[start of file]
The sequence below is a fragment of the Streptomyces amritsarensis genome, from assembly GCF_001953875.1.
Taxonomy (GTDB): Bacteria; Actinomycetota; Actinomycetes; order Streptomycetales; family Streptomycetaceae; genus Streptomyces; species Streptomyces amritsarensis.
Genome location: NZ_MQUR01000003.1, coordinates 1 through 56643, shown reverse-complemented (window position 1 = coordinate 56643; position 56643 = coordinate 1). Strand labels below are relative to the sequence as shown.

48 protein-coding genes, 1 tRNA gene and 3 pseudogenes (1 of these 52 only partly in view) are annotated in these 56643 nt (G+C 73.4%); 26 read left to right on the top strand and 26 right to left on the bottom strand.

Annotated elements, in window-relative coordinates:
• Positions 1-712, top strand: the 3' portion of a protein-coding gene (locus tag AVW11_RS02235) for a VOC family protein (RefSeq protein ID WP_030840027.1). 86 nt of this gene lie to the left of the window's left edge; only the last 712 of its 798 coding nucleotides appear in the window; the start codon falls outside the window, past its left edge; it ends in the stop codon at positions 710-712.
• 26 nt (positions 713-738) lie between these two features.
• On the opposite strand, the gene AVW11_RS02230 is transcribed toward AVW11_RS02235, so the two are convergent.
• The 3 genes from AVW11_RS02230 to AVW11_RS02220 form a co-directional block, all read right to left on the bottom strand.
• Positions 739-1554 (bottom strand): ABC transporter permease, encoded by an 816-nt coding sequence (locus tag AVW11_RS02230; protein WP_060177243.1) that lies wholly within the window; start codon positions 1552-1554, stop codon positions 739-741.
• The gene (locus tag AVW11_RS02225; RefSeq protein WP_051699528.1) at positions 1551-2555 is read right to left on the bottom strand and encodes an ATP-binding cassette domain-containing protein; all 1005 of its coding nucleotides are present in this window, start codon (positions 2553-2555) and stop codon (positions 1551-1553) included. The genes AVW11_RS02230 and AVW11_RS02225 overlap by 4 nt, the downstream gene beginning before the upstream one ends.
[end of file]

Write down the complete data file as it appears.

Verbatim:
The sequence below is a fragment of the Streptomyces amritsarensis genome, from assembly GCF_001953875.1.
Taxonomy (GTDB): Bacteria; Actinomycetota; Actinomycetes; order Streptomycetales; family Streptomycetaceae; genus Streptomyces; species Streptomyces amritsarensis.
Genome location: NZ_MQUR01000003.1, coordinates 1 through 56643, shown reverse-complemented (window position 1 = coordinate 56643; position 56643 = coordinate 1). Strand labels below are relative to the sequence as shown.

48 protein-coding genes, 1 tRNA gene and 3 pseudogenes (1 of these 52 only partly in view) are annotated in these 56643 nt (G+C 73.4%); 26 read left to right on the top strand and 26 right to left on the bottom strand.

Annotated elements, in window-relative coordinates:
• Positions 1-712, top strand: the 3' portion of a protein-coding gene (locus tag AVW11_RS02235) for a VOC family protein (RefSeq protein ID WP_030840027.1). 86 nt of this gene lie to the left of the window's left edge; only the last 712 of its 798 coding nucleotides appear in the window; the start codon falls outside the window, past its left edge; it ends in the stop codon at positions 710-712.
• 26 nt (positions 713-738) lie between these two features.
• On the opposite strand, the gene AVW11_RS02230 is transcribed toward AVW11_RS02235, so the two are convergent.
• The 3 genes from AVW11_RS02230 to AVW11_RS02220 form a co-directional block, all read right to left on the bottom strand.
• Positions 739-1554 (bottom strand): ABC transporter permease, encoded by an 816-nt coding sequence (locus tag AVW11_RS02230; protein WP_060177243.1) that lies wholly within the window; start codon positions 1552-1554, stop codon positions 739-741.
• The gene (locus tag AVW11_RS02225; RefSeq protein WP_051699528.1) at positions 1551-2555 is read right to left on the bottom strand and encodes an ATP-binding cassette domain-containing protein; all 1005 of its coding nucleotides are present in this window, start codon (positions 2553-2555) and stop codon (positions 1551-1553) included. The genes AVW11_RS02230 and AVW11_RS02225 overlap by 4 nt, the downstream gene beginning before the upstream one ends.